Making Pension Boards Work: The Critical Role of Leadership
10 Pages Posted: 27 Oct 2008 Last revised: 31 Oct 2008
Date Written: October 1, 2008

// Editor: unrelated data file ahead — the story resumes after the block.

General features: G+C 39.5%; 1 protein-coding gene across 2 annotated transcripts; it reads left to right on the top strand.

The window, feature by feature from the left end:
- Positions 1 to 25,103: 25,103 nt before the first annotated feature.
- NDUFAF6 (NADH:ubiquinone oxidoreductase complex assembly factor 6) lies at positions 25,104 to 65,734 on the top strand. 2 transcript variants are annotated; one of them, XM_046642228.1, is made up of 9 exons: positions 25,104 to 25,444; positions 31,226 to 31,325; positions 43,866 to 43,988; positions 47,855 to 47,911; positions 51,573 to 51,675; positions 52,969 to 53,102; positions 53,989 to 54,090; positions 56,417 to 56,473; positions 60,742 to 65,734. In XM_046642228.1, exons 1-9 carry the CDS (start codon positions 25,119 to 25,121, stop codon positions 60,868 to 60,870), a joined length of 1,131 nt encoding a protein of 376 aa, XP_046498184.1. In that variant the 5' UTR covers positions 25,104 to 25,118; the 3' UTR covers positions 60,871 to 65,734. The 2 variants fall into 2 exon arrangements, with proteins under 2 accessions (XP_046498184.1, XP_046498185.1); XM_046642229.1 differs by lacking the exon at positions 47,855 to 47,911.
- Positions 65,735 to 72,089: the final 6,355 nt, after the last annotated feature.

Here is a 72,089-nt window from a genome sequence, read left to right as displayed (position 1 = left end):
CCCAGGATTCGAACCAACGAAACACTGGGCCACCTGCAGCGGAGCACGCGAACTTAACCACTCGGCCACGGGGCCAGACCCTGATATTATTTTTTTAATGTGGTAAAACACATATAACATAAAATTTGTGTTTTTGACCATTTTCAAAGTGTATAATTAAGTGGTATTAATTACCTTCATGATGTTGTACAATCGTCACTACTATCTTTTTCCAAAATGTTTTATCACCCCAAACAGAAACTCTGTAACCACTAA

Understanding human behavior and cognitive biases are important elements in designing effective governance structures. The authors are guided by this reality in proposing a framework for understanding collective decision-making in pension funds. The article suggests that five types of decisions need to be made, from structural-strategic at one end, to tactical-operational-monitoring at the other. Within this context, Pension Fund Boards operate as part of a unique 'ecology'. They must be collegial, representative, and have a collective commitment to protect the interests of beneficiaries. At the same time, Boards can lack focus, be overwhelmed by the range of issues they must deal with, and suffer from unacknowledged differences in individual decision-making styles. These factors combine to thrust the role of Board leadership into the limelight. Successful Board Chairs show sensitivity to managing stakeholder expectations and to the culture of the organization. They mediate between various decision-making styles on the Board. They understand the importance of organizational design, delegation, accountability and measurement. Most importantly, they command strong personal respect.
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